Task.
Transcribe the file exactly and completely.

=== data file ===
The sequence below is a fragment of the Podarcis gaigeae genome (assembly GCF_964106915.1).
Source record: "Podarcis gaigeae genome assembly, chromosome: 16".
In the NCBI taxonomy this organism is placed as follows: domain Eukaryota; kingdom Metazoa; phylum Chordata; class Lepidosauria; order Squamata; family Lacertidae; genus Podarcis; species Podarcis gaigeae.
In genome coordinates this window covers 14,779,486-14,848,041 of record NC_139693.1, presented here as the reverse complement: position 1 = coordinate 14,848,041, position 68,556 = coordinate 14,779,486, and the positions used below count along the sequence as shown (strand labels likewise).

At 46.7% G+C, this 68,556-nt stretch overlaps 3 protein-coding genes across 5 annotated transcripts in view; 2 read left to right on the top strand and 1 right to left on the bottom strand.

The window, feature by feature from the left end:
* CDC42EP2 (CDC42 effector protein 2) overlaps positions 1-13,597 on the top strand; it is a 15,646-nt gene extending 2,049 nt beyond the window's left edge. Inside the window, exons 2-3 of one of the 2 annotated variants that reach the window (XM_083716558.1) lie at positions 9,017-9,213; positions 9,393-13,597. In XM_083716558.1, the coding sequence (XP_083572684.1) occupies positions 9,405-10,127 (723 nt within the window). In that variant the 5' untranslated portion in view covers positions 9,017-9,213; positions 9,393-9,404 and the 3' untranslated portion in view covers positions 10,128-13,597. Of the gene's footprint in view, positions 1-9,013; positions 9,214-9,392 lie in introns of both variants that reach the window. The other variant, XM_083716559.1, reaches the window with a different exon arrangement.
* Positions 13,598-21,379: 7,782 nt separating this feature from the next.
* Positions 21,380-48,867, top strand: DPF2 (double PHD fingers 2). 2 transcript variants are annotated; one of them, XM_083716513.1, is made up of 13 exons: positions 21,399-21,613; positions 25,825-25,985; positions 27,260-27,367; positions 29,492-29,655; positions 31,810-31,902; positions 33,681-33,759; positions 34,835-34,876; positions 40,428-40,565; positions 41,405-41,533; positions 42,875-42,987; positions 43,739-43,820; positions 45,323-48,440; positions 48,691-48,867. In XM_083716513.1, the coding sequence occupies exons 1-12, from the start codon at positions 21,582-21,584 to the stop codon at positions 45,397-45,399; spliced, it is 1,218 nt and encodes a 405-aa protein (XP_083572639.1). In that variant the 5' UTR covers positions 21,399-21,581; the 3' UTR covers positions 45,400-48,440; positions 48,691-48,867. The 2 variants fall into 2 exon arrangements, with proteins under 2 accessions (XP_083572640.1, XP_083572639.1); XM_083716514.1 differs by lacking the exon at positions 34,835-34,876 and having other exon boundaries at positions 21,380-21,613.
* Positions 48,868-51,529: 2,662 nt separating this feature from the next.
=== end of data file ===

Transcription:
The sequence below is a fragment of the Podarcis gaigeae genome (assembly GCF_964106915.1).
Source record: "Podarcis gaigeae genome assembly, chromosome: 16".
In the NCBI taxonomy this organism is placed as follows: domain Eukaryota; kingdom Metazoa; phylum Chordata; class Lepidosauria; order Squamata; family Lacertidae; genus Podarcis; species Podarcis gaigeae.
In genome coordinates this window covers 14,779,486-14,848,041 of record NC_139693.1, presented here as the reverse complement: position 1 = coordinate 14,848,041, position 68,556 = coordinate 14,779,486, and the positions used below count along the sequence as shown (strand labels likewise).

At 46.7% G+C, this 68,556-nt stretch overlaps 3 protein-coding genes across 5 annotated transcripts in view; 2 read left to right on the top strand and 1 right to left on the bottom strand.

The window, feature by feature from the left end:
* CDC42EP2 (CDC42 effector protein 2) overlaps positions 1-13,597 on the top strand; it is a 15,646-nt gene extending 2,049 nt beyond the window's left edge. Inside the window, exons 2-3 of one of the 2 annotated variants that reach the window (XM_083716558.1) lie at positions 9,017-9,213; positions 9,393-13,597. In XM_083716558.1, the coding sequence (XP_083572684.1) occupies positions 9,405-10,127 (723 nt within the window). In that variant the 5' untranslated portion in view covers positions 9,017-9,213; positions 9,393-9,404 and the 3' untranslated portion in view covers positions 10,128-13,597. Of the gene's footprint in view, positions 1-9,013; positions 9,214-9,392 lie in introns of both variants that reach the window. The other variant, XM_083716559.1, reaches the window with a different exon arrangement.
* Positions 13,598-21,379: 7,782 nt separating this feature from the next.
* Positions 21,380-48,867, top strand: DPF2 (double PHD fingers 2). 2 transcript variants are annotated; one of them, XM_083716513.1, is made up of 13 exons: positions 21,399-21,613; positions 25,825-25,985; positions 27,260-27,367; positions 29,492-29,655; positions 31,810-31,902; positions 33,681-33,759; positions 34,835-34,876; positions 40,428-40,565; positions 41,405-41,533; positions 42,875-42,987; positions 43,739-43,820; positions 45,323-48,440; positions 48,691-48,867. In XM_083716513.1, the coding sequence occupies exons 1-12, from the start codon at positions 21,582-21,584 to the stop codon at positions 45,397-45,399; spliced, it is 1,218 nt and encodes a 405-aa protein (XP_083572639.1). In that variant the 5' UTR covers positions 21,399-21,581; the 3' UTR covers positions 45,400-48,440; positions 48,691-48,867. The 2 variants fall into 2 exon arrangements, with proteins under 2 accessions (XP_083572640.1, XP_083572639.1); XM_083716514.1 differs by lacking the exon at positions 34,835-34,876 and having other exon boundaries at positions 21,380-21,613.
* Positions 48,868-51,529: 2,662 nt separating this feature from the next.